A sorry note.
(photo credit: INGIMAGE)
During these holy days of reflection on how we treat others, it makes sense to think about how we teach children the benefits of showing remorse and how to express it. Teaching children the meaning and use of apologies is a good place to start.
It is important that children learn not only the phrase “I’m sorry,” but also what it means. Begin by explaining what hurting someone means.
There are three basic ways for children to understand hurting, whether it’s physical, emotional or relating to property. Spend as much time as you can teaching them at the earliest possible age that hurting another person is wrong, by hurting his body in any way, by making him feel sad with words, or by taking or breaking his things without permission. These are not easy lessons and require time. Even adults sometimes have trouble understanding that they might have hurt others.
Children need to learn the value of empathy, and that apologies are among the best ways to express these feelings. Teach the value of saying “I’m sorry” for hurting another, and of respect for others’ feelings.
However, like most of the things we teach children, apologies can be misused. Care must be taken to avoid the following misuses of an apology: • If the child who gives the apology doesn’t think he did anything wrong, he gives a false apology.
This leads to feelings of resentment, humiliation and a need to show his true feelings.
• “I’m sorry, and tomorrow, when we are alone, I’ll show you how sorry I really am!” The original problem often grows worse. Too many of our politicians apologize this way, and we hate listening to them.
• The child who receives the false apology can easily tell if an apology is real or not. I hate false apologies.
Children do too. How do you feel when you hear an “I’m sorry” that is obviously insincere? • Children might learn they can do what they want as long as they say “I’m sorry.” Here’s an example: – Mother: “Ari, pick up those toys that you threw on the floor.”
– Ari: “I’m sorry.” But Ari still doesn’t clean up the toys.
– Mother: “I said pick up the toys.”
– Ari: “I said I was sorry. What more do you want?”
This type of conversation covers behaviors of older children, as well as those of younger ones – including hitting, pushing, not cleaning their room, taking a sibling’s toy, and a host of offensive behaviors. These problems can be overcome by a change in how parents approach apologies. Try saying one of these, especially to young children: “If you are truly sorry, the best way to show how you feel is by saying you’re sorry and really meaning it. If you are not sorry, don’t pretend you are.”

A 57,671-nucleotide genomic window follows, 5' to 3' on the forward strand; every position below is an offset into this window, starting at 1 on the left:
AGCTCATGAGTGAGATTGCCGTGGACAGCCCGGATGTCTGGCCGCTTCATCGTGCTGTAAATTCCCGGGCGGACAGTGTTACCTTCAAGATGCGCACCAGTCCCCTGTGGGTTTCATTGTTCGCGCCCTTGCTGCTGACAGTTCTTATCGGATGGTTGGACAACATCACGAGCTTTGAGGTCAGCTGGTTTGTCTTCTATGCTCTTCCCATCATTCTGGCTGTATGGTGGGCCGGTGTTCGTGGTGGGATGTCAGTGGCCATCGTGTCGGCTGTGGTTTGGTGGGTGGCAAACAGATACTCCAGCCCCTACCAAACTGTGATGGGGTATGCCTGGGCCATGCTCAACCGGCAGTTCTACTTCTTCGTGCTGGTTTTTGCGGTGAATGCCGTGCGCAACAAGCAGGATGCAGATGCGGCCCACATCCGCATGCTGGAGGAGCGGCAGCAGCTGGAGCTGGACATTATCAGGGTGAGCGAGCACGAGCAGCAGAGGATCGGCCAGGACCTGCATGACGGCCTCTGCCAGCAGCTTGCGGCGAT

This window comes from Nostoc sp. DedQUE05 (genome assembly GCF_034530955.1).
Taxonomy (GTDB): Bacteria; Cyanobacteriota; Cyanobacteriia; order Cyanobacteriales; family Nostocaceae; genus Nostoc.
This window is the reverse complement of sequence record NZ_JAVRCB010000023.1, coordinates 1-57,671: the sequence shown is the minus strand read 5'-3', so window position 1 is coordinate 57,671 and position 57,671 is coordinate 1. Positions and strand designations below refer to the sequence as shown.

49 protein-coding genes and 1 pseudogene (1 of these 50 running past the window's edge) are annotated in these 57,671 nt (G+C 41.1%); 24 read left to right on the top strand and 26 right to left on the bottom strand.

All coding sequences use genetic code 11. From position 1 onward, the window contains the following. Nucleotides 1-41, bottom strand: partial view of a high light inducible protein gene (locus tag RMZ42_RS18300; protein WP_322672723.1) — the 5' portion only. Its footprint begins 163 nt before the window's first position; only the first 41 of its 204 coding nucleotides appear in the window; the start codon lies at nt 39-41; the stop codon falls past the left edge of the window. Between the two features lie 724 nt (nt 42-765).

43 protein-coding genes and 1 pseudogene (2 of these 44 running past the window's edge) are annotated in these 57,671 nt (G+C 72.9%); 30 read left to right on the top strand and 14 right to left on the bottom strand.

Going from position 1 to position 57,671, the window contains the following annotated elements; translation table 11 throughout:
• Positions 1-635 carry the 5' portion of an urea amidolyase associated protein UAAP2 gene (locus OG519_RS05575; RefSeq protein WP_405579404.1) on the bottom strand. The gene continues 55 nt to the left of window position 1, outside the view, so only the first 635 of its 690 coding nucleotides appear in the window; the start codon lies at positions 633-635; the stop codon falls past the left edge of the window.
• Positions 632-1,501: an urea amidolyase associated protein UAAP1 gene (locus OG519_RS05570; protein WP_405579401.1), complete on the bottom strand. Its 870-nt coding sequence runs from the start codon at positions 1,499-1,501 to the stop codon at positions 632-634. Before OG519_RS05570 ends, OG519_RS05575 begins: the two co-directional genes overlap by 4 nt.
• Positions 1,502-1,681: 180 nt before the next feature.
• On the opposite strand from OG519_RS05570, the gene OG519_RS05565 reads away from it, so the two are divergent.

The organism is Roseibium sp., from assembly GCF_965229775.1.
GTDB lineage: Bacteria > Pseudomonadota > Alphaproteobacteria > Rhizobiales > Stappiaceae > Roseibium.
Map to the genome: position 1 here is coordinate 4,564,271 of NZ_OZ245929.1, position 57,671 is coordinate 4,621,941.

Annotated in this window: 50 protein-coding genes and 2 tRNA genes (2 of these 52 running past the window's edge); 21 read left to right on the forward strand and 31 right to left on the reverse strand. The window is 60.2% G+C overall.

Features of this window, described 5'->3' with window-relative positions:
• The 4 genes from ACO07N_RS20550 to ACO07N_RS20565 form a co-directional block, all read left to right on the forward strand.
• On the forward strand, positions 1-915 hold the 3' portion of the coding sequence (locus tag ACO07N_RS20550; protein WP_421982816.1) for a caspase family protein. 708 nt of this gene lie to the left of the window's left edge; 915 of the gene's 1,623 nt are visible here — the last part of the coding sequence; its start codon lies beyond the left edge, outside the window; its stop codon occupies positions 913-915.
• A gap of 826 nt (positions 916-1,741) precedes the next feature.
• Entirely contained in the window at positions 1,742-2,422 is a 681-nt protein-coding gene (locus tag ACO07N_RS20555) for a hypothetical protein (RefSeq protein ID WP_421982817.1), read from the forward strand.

You can choose to talk with the child and share how each of you feel. It’s important to hear his side of the story, as it is for him to hear your side. Say: “If you are not ready or are unwilling to work things out together, you can do something nice before the end of the day for the person you hurt. If you are too angry to do that right now, you can help in a different way. What are you willing to do?” When children use apologies to avoid taking responsibility, say, “I’m glad you’re sorry about what you just did. That’s the first step in improving your behavior. However, saying you’re sorry is just empty words if they are not followed by action. You can prove how sorry you are by cleaning up the toys that you threw all over the room.”
Avoid power struggles. Sometimes, asking a child to apologize can explode into a much bigger issue. If your child refuses to apologize after you have asked him to do so, it is very easy to escalate your request into a demand.
If your child gives in, he might associate apologies with a loss of power and control. Future apologies will be less forthcoming. If your child is defiant or you become defiant, then a power struggle will result. No matter who prevails, no one wins. The issue is no longer about remorse – it’s about control. If your child refuses to apologize, ask him to think about why or why not, and talk with him later. Provide options other than the apology.
Teaching children to apologize is one of the most important social skills. However, it’s not the words that matter. What really matters is the integrity of the words. Children need to learn that apologies have value only if they are truly meant, felt and honest.
In addition, we must never let children think that an apology is enough when they do something wrong.
Apologies are not manipulations to get kids off the hook for being irresponsible.
Of course, the best way to teach these important values is for us to use apologies with integrity. The writer is a frequent contributor to the Post. He is the director of the graduate program for teaching children with behavior disorders at David Yellin College and the author of 20 books related to behavior.